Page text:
As with humans, deteriorating eyesight is part of the normal aging process and can occur over time in some dogs. Experts advise it is best to catch it when the eyes are just beginning to fail so that you can teach your dog to rely on their other senses.

Brain and mental function

Like us, as pet’s age they can lose cognitive function, which can result in cognitive dysfunction syndrome (CDS). If your dog starts having accidents around the house or getting disorientated, it could be a sign that they have cognitive dysfunction. Keeping an eye on their behaviour is integral to spotting these signs early.

Canine obesity

As dogs age they may struggle more with their mobility, which may mean less walks and general movement. This could lead to weight gain. It’s important to ensure your dog gets the right amount of nutrients from their diet to prevent extra weight gain, as well as exercise.


This is most common in dogs aged 8 or 9 years old and can be hereditary and is more common in female dogs. There are some breeds that can be especially prone to diabetes, which include, Pugs, Toy Poodles and Miniature Schnauzers.

Keeping your senior dog healthy

Regular vet visits

Regular check up with the vet are important for older dogs. It will ensure your vet can keep an eye out for any new health problems and keep up-to-date with key vaccinations.


Although their exercise routine should be adjusted slightly as dogs get older. Little and often is recommended, but it is still important to walk senior dogs to keep them mobile and prevent any weight gain that could put pressure on their joints.


As your dog ages their diet may change to ensure they are getting the right nutrients. As older pets tend to move less, obesity is more prevalent Pet food produced speciifcally for senior pets tends to have fewer calories, reduced fat and more fibre.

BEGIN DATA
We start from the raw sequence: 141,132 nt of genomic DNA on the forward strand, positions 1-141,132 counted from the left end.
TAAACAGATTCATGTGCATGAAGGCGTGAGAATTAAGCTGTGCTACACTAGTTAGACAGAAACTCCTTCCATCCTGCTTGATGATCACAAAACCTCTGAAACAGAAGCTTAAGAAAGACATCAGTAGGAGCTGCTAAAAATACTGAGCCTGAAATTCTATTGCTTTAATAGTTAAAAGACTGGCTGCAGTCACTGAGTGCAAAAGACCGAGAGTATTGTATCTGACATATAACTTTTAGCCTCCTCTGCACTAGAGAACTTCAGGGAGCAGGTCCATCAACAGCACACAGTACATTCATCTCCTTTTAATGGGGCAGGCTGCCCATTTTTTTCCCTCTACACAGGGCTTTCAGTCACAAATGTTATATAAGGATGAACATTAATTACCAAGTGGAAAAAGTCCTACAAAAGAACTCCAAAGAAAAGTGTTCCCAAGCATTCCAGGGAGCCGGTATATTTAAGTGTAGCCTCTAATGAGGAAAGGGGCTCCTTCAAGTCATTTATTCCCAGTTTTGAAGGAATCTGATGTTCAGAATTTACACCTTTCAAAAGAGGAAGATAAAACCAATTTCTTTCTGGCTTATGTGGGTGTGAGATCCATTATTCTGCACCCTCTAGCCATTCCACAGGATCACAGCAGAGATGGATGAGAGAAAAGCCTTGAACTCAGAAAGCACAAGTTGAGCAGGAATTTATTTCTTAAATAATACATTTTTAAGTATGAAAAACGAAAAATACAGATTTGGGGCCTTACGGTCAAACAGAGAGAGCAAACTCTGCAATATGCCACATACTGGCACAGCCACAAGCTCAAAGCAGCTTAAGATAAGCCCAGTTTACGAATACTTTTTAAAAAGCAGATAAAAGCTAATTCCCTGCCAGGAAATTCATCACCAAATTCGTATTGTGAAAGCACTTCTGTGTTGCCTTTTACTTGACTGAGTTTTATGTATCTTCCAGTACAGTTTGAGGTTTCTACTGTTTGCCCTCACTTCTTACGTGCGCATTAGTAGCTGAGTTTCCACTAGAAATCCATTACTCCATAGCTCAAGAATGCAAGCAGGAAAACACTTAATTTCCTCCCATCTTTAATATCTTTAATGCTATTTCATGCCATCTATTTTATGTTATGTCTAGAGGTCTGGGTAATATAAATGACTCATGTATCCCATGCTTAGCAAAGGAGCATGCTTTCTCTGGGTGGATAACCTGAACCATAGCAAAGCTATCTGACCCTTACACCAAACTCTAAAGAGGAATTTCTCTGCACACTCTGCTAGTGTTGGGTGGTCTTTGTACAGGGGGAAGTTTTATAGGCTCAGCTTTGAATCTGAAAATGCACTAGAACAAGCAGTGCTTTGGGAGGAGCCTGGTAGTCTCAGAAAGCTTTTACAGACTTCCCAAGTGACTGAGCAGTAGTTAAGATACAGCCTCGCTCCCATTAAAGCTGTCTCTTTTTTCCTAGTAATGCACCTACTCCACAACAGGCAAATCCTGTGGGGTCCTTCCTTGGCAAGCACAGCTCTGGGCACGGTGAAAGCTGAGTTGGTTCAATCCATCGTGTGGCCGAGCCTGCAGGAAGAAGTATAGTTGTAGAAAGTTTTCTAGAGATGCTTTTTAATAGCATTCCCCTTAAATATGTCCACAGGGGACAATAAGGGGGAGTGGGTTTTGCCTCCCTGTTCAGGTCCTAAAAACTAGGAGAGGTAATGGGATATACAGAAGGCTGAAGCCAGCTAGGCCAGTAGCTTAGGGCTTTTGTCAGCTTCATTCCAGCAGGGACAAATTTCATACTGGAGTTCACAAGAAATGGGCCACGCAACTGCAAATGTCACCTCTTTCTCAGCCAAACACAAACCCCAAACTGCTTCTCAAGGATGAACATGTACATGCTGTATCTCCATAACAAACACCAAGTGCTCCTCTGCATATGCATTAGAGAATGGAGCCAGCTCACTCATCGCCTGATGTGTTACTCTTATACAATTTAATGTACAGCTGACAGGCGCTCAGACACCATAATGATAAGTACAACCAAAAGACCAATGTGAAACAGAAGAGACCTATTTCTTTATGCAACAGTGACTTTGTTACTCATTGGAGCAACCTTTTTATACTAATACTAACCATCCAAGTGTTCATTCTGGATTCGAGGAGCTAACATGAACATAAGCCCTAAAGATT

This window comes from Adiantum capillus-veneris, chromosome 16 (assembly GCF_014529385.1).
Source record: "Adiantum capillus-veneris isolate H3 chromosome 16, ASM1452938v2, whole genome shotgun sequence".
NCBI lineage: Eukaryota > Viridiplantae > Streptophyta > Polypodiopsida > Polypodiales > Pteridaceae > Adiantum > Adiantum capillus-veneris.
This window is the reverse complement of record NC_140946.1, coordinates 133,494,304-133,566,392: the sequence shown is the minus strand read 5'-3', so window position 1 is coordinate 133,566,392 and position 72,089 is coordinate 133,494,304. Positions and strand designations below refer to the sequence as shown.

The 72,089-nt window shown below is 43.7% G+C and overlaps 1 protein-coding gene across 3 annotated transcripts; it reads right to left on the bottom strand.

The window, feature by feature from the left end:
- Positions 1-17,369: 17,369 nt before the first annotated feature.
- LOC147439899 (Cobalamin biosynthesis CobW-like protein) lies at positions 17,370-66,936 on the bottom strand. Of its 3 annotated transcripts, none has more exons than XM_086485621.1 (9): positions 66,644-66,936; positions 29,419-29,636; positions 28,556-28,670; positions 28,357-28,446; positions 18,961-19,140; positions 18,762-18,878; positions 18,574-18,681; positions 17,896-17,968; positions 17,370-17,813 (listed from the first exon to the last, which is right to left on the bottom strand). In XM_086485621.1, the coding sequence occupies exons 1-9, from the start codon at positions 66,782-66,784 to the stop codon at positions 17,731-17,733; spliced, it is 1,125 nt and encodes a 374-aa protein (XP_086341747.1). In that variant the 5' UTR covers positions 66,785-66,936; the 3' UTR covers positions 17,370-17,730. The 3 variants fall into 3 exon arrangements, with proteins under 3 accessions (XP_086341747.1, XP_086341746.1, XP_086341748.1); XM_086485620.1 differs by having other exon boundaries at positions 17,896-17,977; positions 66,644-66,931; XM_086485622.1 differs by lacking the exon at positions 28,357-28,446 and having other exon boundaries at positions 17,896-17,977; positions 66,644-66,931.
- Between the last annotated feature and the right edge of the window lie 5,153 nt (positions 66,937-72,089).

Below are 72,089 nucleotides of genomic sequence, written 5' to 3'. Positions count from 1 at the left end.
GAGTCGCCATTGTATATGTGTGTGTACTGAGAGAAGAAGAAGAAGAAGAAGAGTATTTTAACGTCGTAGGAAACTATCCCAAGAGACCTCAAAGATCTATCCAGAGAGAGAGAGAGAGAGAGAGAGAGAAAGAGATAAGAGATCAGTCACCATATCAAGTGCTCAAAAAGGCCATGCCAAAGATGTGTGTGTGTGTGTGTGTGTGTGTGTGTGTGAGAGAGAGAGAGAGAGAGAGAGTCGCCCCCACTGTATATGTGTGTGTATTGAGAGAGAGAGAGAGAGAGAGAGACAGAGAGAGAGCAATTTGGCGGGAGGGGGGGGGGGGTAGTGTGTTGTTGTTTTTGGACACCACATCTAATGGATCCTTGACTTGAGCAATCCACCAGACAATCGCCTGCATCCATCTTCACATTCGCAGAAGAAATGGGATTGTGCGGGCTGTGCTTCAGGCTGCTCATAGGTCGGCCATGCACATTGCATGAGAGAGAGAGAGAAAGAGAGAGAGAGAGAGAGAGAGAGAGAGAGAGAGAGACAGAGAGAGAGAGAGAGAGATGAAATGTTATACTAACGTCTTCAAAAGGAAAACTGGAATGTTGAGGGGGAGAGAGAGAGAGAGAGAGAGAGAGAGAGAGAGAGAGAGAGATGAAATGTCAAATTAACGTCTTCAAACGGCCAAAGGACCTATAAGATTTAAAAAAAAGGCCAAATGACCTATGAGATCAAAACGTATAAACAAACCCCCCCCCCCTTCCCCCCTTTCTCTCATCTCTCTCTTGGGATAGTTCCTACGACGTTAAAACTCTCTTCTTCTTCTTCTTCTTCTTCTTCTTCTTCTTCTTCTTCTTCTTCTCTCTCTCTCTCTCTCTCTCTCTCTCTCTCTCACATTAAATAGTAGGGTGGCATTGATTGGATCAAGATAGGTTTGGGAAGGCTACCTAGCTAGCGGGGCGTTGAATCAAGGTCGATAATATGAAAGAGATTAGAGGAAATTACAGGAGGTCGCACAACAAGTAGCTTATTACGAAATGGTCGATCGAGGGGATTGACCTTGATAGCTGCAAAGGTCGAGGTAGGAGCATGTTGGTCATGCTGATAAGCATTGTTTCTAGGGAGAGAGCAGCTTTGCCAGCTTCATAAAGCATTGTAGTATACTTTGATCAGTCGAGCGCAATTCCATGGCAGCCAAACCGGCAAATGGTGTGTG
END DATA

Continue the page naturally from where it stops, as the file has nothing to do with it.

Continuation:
Regular grooming is important for your senior pet to help keep their skin and coat in good condition. As your pet ages joint stiffness may prevent them from being able to groom themselves.


Make sure your dog has comfy warm bedding away from any drafts. They should have close access to the garden as their toilet habits may change with age and they might have to go more often. For smaller dogs make sure they have extra bedding during winter months to keep them warm and extra bedding can be used as padding for their joints.

Clip their nails

As your elderly dog can become less active, their nails can get long and could cause in growing nails. If you don’t feel con dent trimming your dog’s nails, consult your vet for help and advice.

Omega-3 supplementation

Strong research demonstrates that Omega-3 from fish oil supports cognitive function. Oral Omega 3 especially from DHA plays an indispensable role in naturally supporting neuronal membranes in the aged brains.

Retrain your dog

This can be done using the same techniques as with a puppy. For problematic behaviour issues, consult your vet first.

Mental stimulation/toys

Treat release toys can be beneficial for mental stimulation and to keep your dog active. Hiding your pet’s treats in toys and throughout the house will help to keep their mind stimulated and active. Think of innovative ways to enrich your pet’s indoor environment.